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Very sad..but what a life 11:43 - Apr 1 with 402 viewsBarcaBlue

Just saw this in The Guardian's rolling coverage. Never heard of La Nueve before but with time on my hands will do some more reading...

My colleagues Sam Jones and Kim Willsher report that a 99-year-old who was the last living survivor of La Nueve - a company of mainly Spanish troops that was the first to enter Paris August 1944 marking the city’s liberation from Nazi occupation - has died after contracting the coronavirus in a nursing home in Strasbourg.

Rafael Gómez Nieto grew up in Andalucia near Almeria, the son of a career soldier who had been part of the Royal guard to the Spanish king Alfonso XIII. He was a veteran of the Spanish Civil war, having fought in the four-month Battle of Ebro, the longest and largest battle of the civil war, in 1938. At the end of the war in Spain he crossed the border into France where he was briefly interned before travelling to North Africa where he joined La Nueve.

La Nueve, the 9th Regiment de Marche du Tchad, part of the 2nd Armoured Division (Division Leclerc), was overwhelmingly made up of Spanish republican fighters who were among the 500,000 Spaniards who fled across the border into France in 1939 as Franco’s forces closed in on victory in the civil war. One hundred and forty-six of the company’s 160 men were Spanish and, despite serving in the French army, they were permitted to stitch the red-yellow-and-purple flag of Spain’s second republic on their uniforms. They were also allowed to paint the flag on their vehicles, which rolled into Paris emblazoned with names such as Guernica and Don Quichotte (Don Quixote). Spanish was the common language within the company. All had fought during the liberation of French North Africa.

The company, also known as La Española because of the number of Spanish soldiers, was the first to enter Paris on 24 August 1944. While awaiting the surrender of the German governor of Occupied Paris, La Nueve troops were sent to occupy public buildings and those taken over by the German military command as well as Place de la Concorde.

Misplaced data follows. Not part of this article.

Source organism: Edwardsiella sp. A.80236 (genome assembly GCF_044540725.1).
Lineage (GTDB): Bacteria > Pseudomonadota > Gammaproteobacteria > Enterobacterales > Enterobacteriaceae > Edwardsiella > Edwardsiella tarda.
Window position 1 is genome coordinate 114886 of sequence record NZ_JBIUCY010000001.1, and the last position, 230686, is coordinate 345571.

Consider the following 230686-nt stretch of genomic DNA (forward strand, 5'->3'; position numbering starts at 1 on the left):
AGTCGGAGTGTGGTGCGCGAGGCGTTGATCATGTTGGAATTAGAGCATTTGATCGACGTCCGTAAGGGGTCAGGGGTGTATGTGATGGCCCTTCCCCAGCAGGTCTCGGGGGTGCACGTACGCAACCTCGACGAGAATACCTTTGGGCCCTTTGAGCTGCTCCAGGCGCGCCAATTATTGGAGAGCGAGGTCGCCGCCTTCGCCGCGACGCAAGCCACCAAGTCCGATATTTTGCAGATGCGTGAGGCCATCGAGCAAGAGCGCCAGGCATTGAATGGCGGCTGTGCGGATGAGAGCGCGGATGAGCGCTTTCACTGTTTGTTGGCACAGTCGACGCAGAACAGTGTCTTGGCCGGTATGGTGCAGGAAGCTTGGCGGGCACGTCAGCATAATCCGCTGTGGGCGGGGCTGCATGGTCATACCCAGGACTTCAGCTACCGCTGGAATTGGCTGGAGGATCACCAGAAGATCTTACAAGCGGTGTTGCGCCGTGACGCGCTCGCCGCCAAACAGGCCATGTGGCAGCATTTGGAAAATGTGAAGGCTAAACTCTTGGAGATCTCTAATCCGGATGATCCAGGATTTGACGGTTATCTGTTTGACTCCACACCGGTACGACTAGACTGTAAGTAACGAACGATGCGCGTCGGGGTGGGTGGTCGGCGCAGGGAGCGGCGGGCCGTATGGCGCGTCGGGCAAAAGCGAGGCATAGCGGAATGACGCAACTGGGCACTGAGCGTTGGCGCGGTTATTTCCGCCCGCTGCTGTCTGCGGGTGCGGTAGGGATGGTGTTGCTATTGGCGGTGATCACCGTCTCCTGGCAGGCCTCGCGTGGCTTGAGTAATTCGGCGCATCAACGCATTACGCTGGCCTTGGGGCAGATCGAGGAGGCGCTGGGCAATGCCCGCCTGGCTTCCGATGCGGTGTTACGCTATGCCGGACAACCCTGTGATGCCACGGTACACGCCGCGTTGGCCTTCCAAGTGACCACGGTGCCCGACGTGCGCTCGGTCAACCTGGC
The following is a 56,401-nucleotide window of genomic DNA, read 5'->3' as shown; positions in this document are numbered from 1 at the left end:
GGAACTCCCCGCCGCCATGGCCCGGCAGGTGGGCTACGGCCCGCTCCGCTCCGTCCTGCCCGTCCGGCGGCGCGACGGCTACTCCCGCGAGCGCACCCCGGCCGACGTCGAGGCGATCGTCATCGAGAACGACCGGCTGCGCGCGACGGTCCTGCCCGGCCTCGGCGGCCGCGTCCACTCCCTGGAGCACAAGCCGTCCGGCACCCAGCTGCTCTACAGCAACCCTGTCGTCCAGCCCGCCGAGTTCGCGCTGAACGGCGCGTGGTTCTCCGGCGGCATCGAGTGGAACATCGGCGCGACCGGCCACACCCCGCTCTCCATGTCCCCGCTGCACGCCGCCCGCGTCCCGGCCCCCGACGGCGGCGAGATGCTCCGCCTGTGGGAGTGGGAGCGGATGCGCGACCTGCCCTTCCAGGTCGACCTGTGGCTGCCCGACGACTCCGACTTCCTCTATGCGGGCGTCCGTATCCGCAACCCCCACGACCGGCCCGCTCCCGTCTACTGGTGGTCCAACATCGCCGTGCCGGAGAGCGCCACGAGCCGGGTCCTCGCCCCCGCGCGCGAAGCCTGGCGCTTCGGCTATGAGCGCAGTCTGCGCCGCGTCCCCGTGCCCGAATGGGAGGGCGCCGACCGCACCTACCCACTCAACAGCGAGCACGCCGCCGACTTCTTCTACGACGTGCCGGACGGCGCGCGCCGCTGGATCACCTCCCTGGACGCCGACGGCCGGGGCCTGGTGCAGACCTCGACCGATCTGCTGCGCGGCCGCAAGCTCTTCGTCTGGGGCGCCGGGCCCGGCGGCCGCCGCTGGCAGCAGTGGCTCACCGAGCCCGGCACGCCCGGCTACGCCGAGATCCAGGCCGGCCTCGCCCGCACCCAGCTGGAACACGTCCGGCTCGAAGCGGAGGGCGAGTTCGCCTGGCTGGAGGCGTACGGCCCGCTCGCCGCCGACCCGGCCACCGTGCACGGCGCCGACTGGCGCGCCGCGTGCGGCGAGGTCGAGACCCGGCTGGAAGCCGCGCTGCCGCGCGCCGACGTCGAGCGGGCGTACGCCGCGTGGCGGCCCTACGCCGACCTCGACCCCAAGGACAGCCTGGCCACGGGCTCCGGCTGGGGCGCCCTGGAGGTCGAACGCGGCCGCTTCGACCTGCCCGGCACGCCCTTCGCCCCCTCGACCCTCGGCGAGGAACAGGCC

Allied troops led by General Charles de Gaulle entered Paris the following day. More than 50 members of La Nueve received the Croix de Guerre for bravery.

La Nueve’s contribution to the liberation of Paris has only been recognised recently. After the liberation, the company was forgotten or left out of the French history books for political reasons - the liberation being presented as an exclusively French triumph. It was only in August 2004 - 60 years later - that Paris officially paid homage to the division with a plaque.

Later, Gómez Nieto was awarded the Grande Médaille de Vermeil and the Légion d’Honneur.


On a related note, my allotment neighbour, who sadly passed away last month, told me a story of a guy in the village where we live who spent the Civil War hiding behind a wardrobe in his house, avoiding arrest or conscription, it wasn't clear. The kids called him the ghost as he emerged as white as a sheet. I thought the story had been embellished over the years but I see there's a Netflix doc about people who spent the entire Franco years in hiding in secret rooms. Can't find the name of series right now but will definitely check it out.
[Post edited 1 Apr 2020 11:44]
Very sad..but what a life on 13:12 - Apr 1 with 306 viewsfactual_blue

Didn't know about La Nueve, but I don't think I would have wanted to fall into their hands if I were a German soldier.

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